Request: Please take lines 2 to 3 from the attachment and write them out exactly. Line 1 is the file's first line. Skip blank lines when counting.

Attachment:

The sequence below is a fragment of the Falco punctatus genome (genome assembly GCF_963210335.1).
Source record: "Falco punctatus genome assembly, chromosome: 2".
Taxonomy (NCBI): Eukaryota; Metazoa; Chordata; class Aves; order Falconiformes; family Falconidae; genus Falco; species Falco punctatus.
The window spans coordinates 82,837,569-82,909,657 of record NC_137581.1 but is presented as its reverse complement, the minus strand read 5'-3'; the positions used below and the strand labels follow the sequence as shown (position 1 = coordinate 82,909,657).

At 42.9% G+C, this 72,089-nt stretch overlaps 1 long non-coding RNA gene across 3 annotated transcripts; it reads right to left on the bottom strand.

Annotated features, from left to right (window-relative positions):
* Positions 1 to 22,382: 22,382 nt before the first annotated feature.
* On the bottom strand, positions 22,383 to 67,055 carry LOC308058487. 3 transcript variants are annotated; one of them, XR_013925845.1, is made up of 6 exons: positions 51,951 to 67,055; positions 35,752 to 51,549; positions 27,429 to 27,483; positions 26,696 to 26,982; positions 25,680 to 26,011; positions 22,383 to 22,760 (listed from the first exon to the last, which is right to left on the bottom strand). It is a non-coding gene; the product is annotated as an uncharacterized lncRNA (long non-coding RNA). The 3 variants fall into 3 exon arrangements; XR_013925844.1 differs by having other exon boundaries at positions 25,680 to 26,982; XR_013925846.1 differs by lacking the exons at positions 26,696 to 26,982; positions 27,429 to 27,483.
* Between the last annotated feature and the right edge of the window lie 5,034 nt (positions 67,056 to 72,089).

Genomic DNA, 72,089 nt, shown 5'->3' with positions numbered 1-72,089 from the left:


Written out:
Source record: "Falco punctatus genome assembly, chromosome: 2".
Taxonomy (NCBI): Eukaryota; Metazoa; Chordata; class Aves; order Falconiformes; family Falconidae; genus Falco; species Falco punctatus.